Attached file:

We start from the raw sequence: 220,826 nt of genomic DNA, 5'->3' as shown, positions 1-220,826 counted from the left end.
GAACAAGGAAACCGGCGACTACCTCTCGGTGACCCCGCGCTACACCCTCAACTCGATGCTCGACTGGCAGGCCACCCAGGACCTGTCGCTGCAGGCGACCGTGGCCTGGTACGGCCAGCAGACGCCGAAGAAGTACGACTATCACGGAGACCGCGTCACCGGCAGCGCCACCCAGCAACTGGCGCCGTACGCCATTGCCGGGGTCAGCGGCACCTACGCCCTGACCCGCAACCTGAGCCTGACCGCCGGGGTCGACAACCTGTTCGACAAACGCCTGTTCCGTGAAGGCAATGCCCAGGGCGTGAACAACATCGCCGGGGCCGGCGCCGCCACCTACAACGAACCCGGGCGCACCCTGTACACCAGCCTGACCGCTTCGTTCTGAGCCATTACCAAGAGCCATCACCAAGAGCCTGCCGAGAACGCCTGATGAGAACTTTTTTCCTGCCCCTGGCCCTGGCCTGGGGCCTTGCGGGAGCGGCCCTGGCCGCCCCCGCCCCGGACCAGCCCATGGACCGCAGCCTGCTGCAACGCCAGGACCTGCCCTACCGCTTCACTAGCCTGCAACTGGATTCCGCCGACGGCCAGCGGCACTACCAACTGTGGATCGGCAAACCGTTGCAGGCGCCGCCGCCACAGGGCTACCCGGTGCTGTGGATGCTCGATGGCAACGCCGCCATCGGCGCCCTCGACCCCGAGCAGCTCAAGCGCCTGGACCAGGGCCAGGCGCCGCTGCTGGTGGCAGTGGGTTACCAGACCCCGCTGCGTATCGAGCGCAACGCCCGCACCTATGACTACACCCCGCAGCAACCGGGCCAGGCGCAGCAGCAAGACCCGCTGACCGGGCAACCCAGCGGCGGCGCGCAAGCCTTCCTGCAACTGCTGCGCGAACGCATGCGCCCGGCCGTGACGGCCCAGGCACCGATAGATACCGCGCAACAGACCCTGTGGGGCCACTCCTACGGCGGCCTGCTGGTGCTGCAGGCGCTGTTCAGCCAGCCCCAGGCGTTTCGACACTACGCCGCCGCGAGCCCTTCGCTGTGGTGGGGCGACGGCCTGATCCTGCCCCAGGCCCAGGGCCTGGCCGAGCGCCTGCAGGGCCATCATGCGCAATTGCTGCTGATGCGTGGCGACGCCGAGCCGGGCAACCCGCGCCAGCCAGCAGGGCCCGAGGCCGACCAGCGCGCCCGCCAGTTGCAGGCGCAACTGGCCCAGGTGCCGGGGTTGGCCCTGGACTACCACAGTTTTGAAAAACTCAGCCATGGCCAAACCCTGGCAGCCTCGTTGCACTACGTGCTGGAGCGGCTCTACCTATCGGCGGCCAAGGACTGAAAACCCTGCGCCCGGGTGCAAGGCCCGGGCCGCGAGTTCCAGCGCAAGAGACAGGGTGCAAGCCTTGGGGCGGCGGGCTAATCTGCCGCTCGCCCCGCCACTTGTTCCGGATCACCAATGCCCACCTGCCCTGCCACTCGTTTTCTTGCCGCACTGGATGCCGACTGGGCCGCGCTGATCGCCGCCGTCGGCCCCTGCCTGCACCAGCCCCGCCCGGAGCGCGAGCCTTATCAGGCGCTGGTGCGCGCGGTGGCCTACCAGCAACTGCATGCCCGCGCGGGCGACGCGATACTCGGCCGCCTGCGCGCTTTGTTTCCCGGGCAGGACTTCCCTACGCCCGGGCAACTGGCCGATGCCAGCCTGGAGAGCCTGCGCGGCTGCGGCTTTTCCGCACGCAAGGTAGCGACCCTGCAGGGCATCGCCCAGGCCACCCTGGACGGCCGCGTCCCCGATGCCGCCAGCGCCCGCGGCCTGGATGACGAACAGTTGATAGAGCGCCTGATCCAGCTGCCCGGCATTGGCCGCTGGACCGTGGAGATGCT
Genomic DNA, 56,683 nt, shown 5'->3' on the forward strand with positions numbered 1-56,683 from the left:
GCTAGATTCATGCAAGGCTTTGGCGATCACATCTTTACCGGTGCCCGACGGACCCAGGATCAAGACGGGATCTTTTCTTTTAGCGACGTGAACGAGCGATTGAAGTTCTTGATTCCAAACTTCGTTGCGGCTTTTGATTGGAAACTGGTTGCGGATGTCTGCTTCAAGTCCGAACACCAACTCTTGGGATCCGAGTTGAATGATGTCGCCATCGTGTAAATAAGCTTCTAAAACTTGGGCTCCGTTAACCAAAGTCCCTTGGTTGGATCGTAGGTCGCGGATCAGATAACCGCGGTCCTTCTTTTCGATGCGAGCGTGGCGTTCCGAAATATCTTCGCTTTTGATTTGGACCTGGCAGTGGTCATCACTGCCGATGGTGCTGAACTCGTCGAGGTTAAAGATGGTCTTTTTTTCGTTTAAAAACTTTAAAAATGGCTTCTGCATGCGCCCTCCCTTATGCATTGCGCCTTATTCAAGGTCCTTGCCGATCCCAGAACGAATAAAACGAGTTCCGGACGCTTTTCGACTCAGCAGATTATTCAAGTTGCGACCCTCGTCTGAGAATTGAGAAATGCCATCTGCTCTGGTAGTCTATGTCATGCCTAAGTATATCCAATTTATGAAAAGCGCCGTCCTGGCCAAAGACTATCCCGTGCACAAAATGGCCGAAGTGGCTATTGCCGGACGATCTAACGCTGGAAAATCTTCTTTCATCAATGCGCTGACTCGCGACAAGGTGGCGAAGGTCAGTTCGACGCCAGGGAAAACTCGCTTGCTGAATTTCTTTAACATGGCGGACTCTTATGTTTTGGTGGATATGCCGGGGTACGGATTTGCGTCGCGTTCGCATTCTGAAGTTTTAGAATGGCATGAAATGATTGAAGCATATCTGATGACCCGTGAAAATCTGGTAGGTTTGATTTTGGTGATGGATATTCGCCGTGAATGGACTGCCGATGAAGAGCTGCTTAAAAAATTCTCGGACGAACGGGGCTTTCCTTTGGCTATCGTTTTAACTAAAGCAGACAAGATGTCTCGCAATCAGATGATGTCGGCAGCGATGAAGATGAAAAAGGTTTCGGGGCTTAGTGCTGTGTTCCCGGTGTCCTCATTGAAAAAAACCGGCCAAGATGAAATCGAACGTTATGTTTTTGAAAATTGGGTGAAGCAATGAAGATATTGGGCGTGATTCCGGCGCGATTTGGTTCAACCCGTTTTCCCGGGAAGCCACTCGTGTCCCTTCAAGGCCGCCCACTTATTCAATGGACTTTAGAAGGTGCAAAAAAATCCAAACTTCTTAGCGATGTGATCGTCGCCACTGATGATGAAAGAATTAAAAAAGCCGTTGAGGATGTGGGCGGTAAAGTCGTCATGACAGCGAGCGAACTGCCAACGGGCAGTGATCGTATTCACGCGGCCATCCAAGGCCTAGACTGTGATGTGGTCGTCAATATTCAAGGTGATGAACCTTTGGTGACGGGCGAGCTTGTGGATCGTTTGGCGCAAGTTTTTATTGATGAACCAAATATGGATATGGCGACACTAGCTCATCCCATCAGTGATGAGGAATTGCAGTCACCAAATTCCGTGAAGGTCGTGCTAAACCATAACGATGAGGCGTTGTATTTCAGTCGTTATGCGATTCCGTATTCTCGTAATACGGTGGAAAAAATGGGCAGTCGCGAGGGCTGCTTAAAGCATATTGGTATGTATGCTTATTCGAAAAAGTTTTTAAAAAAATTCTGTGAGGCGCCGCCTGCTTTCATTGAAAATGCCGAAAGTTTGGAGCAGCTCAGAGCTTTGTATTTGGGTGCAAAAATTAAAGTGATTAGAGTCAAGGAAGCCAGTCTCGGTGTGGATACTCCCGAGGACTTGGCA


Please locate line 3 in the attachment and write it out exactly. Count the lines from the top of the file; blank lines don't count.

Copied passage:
Genomic DNA, 56,683 nt, shown 5'->3' on the forward strand with positions numbered 1-56,683 from the left: